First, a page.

Is Kermit Cintron a Beaten Man?

By Teron Briggs on August 11, 2011
Is Kermit Cintron a Beaten Man?
The talk of big fights down the road has dwindled into a deafening silence

Cintron had sunglasses on, ostensibly to hide the marks on his face, but the dark glasses failed to conceal his weariness and despair…

Kermit Cintron has a record of four losses, and one draw, in 37 career bouts with 28 of his 32 wins coming by way of knockout. At age 31, he’s already scaled the proverbial boxing mountaintop by capturing a major world title and a number of minor belts. But things are looking precarious for the former champion.

Tonight, August 12, Cintron faces Antwone Smith (20-2-1, 12 KOs) on ESPN’s Friday Night Fights. It’s a fight that even his trainer, Ronnie Shields, admits could end Cintron’s career. When you’ve lost two straight nationally televised bouts, one in which you flopped out of the ring in less than four rounds and another where you lost a lopsided decision to a fringe contender, it’s nothing less than a must-win situation.

Cintron’s slide began two fights ago with a disappointing loss to Paul Williams on May 8, 2010. After a few uneventful rounds, during which Williams seemed to be landing the cleaner punches, the action began heating up in round four.

Both fighters landed some good shots, with Williams again getting the better of the exchanges. Then the fighters’ feet got tangled up and in that one game changing moment, Cintron went through ropes onto a ringside table. After doctors deemed him unable to continue, Cintron was carried out of the arena on a stretcher to boos and catcalls from the sparse crowd. The fight went to the scorecards, where Williams was awarded a technical decision.

Cintron’s people will tell you he’s going to win Friday night because he has everything to lose if he doesn’t. But the same could have been said before his last fight.

On July 9, 2011, Cintron returned to the site of the Williams debacle, the Carson Home Depot Center, to redeem his reputation, climb back into title contention, and prove the last loss was a fluke. Cintron’s promoter, Top Rank’s Bob Arum, was even confident enough to mention him as a possible future opponent for not only his fellow Puerto Rican compatriot Miguel Cotto, but for the reigning pound-for-pound king Manny Pacquaio, as well. But what was supposed to be Cintron’s big comeback was instead a lackluster performance against the unheralded Carlos Molina (19-4-2, 6 KOs). Most ringside observers barely gave Cintron two of the 10 scheduled rounds. The talk of big fights down the road has since dwindled into a deafening silence.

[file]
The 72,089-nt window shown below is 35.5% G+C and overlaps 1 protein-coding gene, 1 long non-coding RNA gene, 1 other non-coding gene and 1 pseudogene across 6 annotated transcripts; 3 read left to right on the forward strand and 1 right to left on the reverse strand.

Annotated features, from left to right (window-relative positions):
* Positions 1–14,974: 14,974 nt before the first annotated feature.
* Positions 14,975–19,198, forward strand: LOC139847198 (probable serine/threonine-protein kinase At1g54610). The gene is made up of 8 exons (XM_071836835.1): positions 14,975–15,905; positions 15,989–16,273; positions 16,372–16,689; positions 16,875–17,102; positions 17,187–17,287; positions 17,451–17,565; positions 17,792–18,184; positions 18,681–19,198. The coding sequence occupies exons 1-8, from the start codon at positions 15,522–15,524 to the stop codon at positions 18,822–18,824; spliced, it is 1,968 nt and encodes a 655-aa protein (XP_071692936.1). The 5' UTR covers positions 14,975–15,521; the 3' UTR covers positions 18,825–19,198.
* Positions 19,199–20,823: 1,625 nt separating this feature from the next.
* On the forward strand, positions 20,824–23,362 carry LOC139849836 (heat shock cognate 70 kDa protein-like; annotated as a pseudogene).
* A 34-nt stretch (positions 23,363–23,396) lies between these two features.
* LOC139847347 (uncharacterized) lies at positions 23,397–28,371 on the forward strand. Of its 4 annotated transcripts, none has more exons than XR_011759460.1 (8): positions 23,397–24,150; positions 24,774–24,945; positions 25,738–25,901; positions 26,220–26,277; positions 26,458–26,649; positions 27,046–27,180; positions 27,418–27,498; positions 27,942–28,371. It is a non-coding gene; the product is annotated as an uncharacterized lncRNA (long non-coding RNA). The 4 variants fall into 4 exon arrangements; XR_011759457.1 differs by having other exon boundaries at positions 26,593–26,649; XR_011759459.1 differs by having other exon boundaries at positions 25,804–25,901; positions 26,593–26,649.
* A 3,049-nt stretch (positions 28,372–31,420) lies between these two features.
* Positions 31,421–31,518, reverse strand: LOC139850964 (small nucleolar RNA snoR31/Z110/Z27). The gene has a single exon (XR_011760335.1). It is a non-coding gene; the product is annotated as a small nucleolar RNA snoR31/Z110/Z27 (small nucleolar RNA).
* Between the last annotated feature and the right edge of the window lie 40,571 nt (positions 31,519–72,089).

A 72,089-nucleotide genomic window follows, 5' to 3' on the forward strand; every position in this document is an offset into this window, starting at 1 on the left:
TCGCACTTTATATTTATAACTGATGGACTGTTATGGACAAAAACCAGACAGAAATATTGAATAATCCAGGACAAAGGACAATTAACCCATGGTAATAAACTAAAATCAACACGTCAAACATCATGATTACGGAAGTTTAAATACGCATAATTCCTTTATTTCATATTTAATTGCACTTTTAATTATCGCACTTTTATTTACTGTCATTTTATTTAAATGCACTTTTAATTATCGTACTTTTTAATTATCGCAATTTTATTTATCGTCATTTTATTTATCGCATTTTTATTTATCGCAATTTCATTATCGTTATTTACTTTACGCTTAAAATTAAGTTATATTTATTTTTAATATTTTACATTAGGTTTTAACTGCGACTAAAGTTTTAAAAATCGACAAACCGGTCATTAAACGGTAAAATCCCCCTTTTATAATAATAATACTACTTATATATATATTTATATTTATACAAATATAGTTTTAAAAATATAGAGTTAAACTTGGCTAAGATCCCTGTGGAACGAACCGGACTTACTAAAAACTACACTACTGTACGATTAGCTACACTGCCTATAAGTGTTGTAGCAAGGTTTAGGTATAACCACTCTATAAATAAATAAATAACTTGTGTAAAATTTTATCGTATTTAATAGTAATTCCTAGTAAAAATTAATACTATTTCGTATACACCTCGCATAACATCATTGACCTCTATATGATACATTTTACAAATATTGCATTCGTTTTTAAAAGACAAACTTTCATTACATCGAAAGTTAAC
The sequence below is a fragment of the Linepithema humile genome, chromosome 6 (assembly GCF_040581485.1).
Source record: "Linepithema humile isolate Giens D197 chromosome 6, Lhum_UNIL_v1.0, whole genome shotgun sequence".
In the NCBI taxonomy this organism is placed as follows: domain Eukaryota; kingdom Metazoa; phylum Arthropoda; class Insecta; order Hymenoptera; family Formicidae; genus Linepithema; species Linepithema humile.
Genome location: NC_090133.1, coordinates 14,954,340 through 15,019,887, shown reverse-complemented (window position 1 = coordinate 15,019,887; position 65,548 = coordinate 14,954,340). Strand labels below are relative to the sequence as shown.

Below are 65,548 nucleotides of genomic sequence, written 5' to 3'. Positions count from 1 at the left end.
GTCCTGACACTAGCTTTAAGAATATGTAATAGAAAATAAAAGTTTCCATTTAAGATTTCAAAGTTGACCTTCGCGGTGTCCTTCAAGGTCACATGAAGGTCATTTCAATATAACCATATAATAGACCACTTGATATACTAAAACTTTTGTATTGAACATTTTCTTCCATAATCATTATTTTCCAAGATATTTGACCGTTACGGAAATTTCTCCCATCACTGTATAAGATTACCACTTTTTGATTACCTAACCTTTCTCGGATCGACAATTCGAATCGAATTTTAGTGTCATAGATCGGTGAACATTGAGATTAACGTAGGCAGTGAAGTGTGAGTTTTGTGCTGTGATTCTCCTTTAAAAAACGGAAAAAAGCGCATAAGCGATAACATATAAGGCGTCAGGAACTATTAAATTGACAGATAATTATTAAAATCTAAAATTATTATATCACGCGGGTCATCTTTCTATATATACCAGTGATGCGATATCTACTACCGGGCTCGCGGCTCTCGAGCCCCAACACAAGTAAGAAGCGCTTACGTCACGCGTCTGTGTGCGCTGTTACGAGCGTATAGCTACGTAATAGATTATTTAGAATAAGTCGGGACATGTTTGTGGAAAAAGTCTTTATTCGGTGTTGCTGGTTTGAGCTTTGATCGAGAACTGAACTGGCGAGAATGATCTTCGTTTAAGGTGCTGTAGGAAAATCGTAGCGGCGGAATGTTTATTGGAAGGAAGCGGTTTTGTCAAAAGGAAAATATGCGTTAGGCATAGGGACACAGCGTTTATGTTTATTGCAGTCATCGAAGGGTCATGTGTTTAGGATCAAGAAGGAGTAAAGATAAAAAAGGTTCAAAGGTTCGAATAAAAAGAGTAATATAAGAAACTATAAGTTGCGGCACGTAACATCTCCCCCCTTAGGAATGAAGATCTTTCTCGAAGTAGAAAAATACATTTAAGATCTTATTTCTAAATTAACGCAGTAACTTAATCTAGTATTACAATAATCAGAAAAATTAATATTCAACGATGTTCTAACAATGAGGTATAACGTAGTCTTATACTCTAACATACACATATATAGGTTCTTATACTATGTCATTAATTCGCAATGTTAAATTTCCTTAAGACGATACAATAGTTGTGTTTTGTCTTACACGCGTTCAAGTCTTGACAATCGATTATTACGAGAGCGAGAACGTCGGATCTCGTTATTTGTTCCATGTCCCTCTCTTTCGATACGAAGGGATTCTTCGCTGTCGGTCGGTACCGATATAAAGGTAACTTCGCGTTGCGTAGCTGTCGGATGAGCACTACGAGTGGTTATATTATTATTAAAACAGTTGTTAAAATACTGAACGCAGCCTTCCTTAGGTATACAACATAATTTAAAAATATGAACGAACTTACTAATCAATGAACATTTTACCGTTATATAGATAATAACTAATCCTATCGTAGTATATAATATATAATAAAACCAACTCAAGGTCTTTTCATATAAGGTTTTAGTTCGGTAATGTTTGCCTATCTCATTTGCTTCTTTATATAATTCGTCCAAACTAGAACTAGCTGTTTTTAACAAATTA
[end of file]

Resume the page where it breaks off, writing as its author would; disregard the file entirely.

Cintron, to his credit, didn’t ask for a soft touch in his return to the ring tomorrow night, just a month following the disastrous loss to Molina. Many top fighters might have taken on light opposition in an off-TV fight in an attempt to rebuild their confidence. But Cintron is stepping back into the spotlight against a fighter that has only been stopped once in 23 career bouts.

I had the opportunity to see Cintron fight live at Boardwalk Hall in Atlantic City, the night Antonio Margarito knocked him out in round six. It was the second time in as many fights Citron had been KO’d, the second time in as many fights that he wilted under pressure as the fight wore on.

I saw Cintron at the hotel parking valet the following morning. Unlike most fighters, he wasn’t surrounded by a large entourage, and even loaded his own luggage into a car. He had sunglasses on, ostensibly to hide the marks on his face sustained in a brutal fight, but the dark glasses failed to conceal his weariness and despair.

Cintron was heading home a beaten man.

Antwone Smith, in his five-year pro career, hasn’t shown himself to be a world-class talent, but he’s always in shape and his will to win is unrelenting. Cintron possesses more natural talent and has faced better opposition than his opponent, but natural talent alone doesn’t win fights. There are intangibles, and at this point in his career we’re left to wonder whether Cintron has enough left in the tank to beat a rugged and hungry fighter like Antwone Smith.

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Paul Williams vs Kermit Cintron

Antonio Margarito vs Kermit Cintron part 1

Antonio Margarito vs Kermit Cintron part 2.avi

Antonio Margarito vs Kermit Cintron part 3

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  1. "Old Yank" Schneider 04:52pm, 08/12/2011

    Molina is a very underrated fighter who can make many experienced fighters look bad.  Look what he did to Mora.  Banking on Cintron being done due to how he looked against the uber-active Molina is a bad bet.  Cintron might be toast for any number of reasons but placing too much emphasis on the Molina bout is a mistake.

  2. The Thresher 06:20am, 08/12/2011

    His last opponent, Molina, would beat Kermit 7 out of 10 times.

  3. Joe 04:07am, 08/12/2011

    Kermit looked like a real champ a few (3-4) years ago but since that debacle in Carson against the Punisher he just doesn’t look the same.  Something isn’t there.  His last outting was simply embarrassing, looking for the one punch KO against a guy he should have beat the stuffing out of.  I hope he doesn’t get hurt because he’s taking fights in Harrisburg due to his name recognition.

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